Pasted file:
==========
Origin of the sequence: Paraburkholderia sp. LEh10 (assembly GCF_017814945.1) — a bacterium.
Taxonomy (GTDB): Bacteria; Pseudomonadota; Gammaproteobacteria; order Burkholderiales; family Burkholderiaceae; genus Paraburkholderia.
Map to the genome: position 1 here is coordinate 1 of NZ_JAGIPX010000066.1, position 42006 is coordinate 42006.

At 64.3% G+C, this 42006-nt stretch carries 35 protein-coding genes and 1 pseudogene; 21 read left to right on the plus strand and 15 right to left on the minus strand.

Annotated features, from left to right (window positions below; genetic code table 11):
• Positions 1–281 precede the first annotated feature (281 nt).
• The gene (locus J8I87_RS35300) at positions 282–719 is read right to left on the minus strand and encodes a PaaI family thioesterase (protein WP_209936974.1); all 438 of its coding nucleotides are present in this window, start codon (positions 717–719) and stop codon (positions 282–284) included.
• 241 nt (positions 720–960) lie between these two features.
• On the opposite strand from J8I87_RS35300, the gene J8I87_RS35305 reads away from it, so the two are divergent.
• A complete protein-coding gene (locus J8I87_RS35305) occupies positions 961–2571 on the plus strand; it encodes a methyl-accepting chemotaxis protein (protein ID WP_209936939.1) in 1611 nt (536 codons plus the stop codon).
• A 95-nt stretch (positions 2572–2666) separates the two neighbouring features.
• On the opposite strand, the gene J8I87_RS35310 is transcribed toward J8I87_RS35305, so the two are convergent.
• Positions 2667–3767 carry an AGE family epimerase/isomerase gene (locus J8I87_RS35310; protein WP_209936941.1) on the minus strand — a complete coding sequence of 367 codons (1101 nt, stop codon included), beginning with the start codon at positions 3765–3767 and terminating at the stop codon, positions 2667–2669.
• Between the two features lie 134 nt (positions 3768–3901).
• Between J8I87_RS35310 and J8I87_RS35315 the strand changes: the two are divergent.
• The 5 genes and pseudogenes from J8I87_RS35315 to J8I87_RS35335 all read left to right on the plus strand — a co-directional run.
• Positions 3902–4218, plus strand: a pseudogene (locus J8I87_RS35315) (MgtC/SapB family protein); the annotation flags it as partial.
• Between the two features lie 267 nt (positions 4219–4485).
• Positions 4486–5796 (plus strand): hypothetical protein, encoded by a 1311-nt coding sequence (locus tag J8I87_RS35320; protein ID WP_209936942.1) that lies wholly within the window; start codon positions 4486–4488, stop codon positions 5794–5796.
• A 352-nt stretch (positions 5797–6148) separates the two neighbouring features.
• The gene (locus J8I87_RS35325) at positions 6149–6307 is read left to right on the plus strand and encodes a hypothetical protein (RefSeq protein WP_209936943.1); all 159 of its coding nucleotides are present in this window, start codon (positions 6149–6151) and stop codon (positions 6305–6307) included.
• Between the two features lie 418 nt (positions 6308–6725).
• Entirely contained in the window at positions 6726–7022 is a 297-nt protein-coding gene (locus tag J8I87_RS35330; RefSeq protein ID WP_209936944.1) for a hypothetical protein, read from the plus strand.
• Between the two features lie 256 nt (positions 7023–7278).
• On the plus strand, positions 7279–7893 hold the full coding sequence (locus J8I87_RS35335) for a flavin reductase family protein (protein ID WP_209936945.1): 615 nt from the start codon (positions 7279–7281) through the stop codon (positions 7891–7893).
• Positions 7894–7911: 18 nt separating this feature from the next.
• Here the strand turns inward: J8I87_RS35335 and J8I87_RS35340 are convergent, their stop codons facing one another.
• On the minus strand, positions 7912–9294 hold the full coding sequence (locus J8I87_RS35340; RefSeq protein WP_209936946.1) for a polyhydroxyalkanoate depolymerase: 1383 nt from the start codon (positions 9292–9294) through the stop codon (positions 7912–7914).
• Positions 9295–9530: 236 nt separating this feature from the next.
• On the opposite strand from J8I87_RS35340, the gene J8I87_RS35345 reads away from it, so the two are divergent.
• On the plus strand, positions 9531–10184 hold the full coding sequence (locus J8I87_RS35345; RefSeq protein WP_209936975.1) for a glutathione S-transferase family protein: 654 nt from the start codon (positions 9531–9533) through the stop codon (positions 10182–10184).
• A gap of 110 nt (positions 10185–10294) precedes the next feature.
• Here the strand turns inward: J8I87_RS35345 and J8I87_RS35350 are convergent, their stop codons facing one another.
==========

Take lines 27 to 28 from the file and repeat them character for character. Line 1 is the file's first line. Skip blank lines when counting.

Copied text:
• Here the strand turns inward: J8I87_RS35335 and J8I87_RS35340 are convergent, their stop codons facing one another.
• On the minus strand, positions 7912–9294 hold the full coding sequence (locus J8I87_RS35340; RefSeq protein WP_209936946.1) for a polyhydroxyalkanoate depolymerase: 1383 nt from the start codon (positions 9292–9294) through the stop codon (positions 7912–7914).